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BAGHDAD — On the same day phone service was restored in Anbar province for the first time in two months, U.S. and Iraqi forces launched the fourth in a series of operations in the provincial capital of Ramadi.

Residents in Anbar — a Sunni-dominated region and the epicenter of the insurgency — had been without telephone, television and Internet service since insurgents destroyed the network in early October.

On Saturday, American officials announced the resumption of services after a repair effort by the U.S. military and local officials.

“The people of al Anbar Province were reconnected to their country’s capital and the rest of the world today,” read a Marine Corps news release from Camp Blue Diamond, in Ramadi. “The repair of the fiber-optic cable reconnected the province with the national fiber-optic network and will provide many of the more than 1.3 million residents of al Anbar access to services.”

On the same day, a joint force of some 550 U.S. and Iraqi troops launched Operation Tigers in the Ma’Laab district of eastern Ramadi. The operation is the fourth in a series of “disruption operations” aimed at insurgent strongholds in the city.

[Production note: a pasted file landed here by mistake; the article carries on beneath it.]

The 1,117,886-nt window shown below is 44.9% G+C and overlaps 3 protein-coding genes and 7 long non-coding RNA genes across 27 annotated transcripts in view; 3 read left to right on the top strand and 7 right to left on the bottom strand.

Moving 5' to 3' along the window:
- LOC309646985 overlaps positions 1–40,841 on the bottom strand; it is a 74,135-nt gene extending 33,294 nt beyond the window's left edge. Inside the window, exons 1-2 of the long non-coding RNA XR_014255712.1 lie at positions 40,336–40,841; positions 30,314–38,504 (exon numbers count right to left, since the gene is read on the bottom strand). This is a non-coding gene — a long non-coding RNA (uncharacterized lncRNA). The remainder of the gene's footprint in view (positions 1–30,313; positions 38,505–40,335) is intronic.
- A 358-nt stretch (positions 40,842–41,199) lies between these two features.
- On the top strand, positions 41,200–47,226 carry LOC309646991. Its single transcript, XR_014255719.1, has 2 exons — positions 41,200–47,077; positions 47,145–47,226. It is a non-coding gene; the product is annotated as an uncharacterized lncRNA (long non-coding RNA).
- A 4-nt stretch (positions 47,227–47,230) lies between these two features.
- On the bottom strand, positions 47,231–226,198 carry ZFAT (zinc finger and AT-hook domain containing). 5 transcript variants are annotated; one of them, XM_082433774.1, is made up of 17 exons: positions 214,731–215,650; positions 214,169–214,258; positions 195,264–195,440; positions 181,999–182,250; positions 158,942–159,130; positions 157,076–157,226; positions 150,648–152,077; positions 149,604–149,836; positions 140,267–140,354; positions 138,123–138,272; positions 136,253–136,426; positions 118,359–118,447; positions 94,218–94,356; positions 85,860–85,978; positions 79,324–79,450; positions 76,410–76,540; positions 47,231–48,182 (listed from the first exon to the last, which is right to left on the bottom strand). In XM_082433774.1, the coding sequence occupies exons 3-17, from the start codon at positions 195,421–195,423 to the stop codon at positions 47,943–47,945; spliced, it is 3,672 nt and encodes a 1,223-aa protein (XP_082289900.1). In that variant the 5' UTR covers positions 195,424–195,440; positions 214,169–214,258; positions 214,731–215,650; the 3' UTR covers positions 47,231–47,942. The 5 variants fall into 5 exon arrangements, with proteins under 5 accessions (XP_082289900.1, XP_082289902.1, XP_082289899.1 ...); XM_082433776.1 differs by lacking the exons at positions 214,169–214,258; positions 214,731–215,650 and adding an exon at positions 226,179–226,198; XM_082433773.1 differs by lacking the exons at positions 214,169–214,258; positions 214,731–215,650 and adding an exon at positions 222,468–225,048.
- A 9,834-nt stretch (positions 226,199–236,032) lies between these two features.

“Cordon and searches, blocking off known terrorist escape routes, and searching for weapons caches in the targeted areas are incorporated as part of Operation Tigers,” the Marines announced.

The first of the operations, called Operation Panthers, was launched Nov. 16. Since then, Marine officials said, “numerous” insurgents have been killed or captured, and several weapons caches have been seized. The weapons included surface-to-air missiles, rocket-propelled grenades, mortar rounds, artillery shells, land mines and bomb-making materials.

Ramadi, a city of around 400,000, has had woeful turnouts in the previous two nationwide votes. U.S. military officials hope the series of operations brings a measure of security for residents who want to vote for members of a new parliament on Dec. 15. Voters stayed away from the January and October polls because of a combination of security concerns and a boycott ordered by Sunni leaders.


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